Bone mineral density at femoral neck and lumbar spine in adults with type 1 diabetes: a meta-analysis and review of the literature

ConclusionFemoral neck and lumbar spine BMD were modestly lower in adults with T1D compared to controls. However, this modest reduction in femoral neck and lumbar spine BMD cannot explain much higher observed fracture risk in adults with T1D.
Source: Osteoporosis International - Category: Orthopaedics Source Type: research

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Authors: Duan CC, Ma C, Tang HQ Abstract Objectives: Type 1 diabetes mellitus (T1D) has been disclosed to be associated with an elevated risk of cardiovascular disease (CVD), as well as increased risks of losing bone mass and progression of osteoporosis (OP). Osteoprotegerin (OPG), as a decoy receptor, has been demonstrated to play a critical role in bone metabolism homeostasis and vascular atherosclerotic diseases. This meta-analysis aimed to investigate the associations between OPG levels and T1D.Methods: Related literatures were searched and identified from the database of the Cochrane Library database, PubMed a...
Source: Immunological Investigations - Category: Allergy & Immunology Tags: Immunol Invest Source Type: research
ConclusionsCombined application of HA and SV improves bone regeneration in mandibular critical bone defects compared with application of HA alone in healthy, diabetic, and osteoporotic rats.Clinical relevanceThis study might help to patients with osteoporosis or uncontrolled diabetes type 1, but future studies should be done.
Source: Clinical Oral Investigations - Category: Dentistry Source Type: research
Conclusion A great deal of progress is being made in the matter of treating aging: in advocacy, in funding, in the research and development. It can never be enough, and it can never be fast enough, given the enormous cost in suffering and lost lives. The longevity industry is really only just getting started in the grand scheme of things: it looks vast to those of us who followed the slow, halting progress in aging research that was the state of things a decade or two ago. But it is still tiny compared to the rest of the medical industry, and it remains the case that there is a great deal of work yet to be done at all...
Source: Fight Aging! - Category: Research Authors: Tags: Newsletters Source Type: blogs
Conclusion A great deal of progress is being made in the matter of treating aging: in advocacy, in funding, in the research and development. It can never be enough, and it can never be fast enough, given the enormous cost in suffering and lost lives. The longevity industry is really only just getting started in the grand scheme of things: it looks vast to those of us who followed the slow, halting progress in aging research that was the state of things a decade or two ago. But it is still tiny compared to the rest of the medical industry, and it remains the case that there is a great deal of work yet to be done at all...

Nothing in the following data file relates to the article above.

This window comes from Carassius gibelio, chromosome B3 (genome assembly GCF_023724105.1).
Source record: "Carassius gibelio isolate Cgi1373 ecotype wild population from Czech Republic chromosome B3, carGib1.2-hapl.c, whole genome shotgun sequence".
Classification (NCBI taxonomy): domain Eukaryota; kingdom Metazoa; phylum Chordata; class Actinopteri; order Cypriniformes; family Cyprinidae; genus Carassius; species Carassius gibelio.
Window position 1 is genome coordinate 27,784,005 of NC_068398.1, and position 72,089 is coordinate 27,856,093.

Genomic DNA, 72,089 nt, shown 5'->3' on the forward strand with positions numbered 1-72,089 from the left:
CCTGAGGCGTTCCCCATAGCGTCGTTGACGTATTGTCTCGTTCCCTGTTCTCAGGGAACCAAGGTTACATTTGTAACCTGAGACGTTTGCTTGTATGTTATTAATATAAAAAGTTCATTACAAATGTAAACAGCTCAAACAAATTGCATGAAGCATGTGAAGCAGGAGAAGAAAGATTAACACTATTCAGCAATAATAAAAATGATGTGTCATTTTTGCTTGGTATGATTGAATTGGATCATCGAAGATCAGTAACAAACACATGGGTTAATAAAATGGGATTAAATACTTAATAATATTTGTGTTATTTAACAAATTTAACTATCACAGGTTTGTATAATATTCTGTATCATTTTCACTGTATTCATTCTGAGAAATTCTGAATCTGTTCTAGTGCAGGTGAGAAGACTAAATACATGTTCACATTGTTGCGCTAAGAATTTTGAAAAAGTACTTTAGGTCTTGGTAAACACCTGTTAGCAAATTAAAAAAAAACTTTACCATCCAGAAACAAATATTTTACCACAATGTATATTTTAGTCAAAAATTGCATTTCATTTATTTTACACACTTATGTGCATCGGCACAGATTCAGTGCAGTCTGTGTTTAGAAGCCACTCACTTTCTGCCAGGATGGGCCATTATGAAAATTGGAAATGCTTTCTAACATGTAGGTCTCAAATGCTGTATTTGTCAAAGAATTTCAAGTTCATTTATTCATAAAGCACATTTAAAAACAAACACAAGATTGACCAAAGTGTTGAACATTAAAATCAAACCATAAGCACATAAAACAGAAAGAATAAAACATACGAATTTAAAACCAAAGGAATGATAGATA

Source: Fight Aging! - Category: Research Authors: Tags: Of Interest Source Type: blogs
ConclusionPatients with T1D have a higher risk of ST/FS fractures compared with sex- and age-matched controls. Since a proportion of ST/FS fractures are classified as AFFs, this could point towards the fact that AFFs also are increased in patients with T1D, but not T2D.
Source: Osteoporosis International - Category: Orthopaedics Source Type: research
Fight Aging! publishes news and commentary relevant to the goal of ending all age-related disease, to be achieved by bringing the mechanisms of aging under the control of modern medicine. This weekly newsletter is sent to thousands of interested subscribers. To subscribe or unsubscribe from the newsletter, please visit: https://www.fightaging.org/newsletter/ Longevity Industry Consulting Services Reason, the founder of Fight Aging! and Repair Biotechnologies, offers strategic consulting services to investors, entrepreneurs, and others interested in the longevity industry and its complexities. To find out m...
Source: Fight Aging! - Category: Research Authors: Tags: Newsletters Source Type: blogs
AbstractPurpose of ReviewIndividuals with type 1 and type 2 diabetes mellitus (T1DM, T2DM) have an increased risk of bone fracture compared to non-diabetic controls that is not explained by differences in BMD, BMI, or falls. Thus, bone tissue fracture resistance may be reduced in individuals with DM. The purpose of this review is to summarize work that analyzes the effects of T1DM and T2DM on bone tissue compositional and mechanical properties.Recent FindingsStudies of clinical T2DM specimens revealed increased mineralization and advanced glycation endproduct (AGE) concentrations and significant relationships between mecha...
Source: Current Osteoporosis Reports - Category: Orthopaedics Source Type: research
ConclusionsT1DM premenopausal patients showed bone tissue properties comparable to those shown by controls. Further larger-scale studies should be conducted to confirm these results.
Source: Osteoporosis International - Category: Orthopaedics Source Type: research
Conclusion: These findings suggested that increased serum levels of miR-154-5p and decreased OC levels may influence osteogenesis and proteinuria in T2DM and may identify novel targets for diagnosis and treatment of diabetic kidney disease and osteoporosis.
Source: Frontiers in Endocrinology - Category: Endocrinology Source Type: research
ConclusionsHypoglycaemic episodes are associated with increased fracture risk, and the frequency of hypoglycaemic episodes leading to hospital admission was above 16% for T1D subjects. Prevention of hypoglycaemia is thus an important focus area in the prevention of fractures.
Source: Osteoporosis International - Category: Orthopaedics Source Type: research
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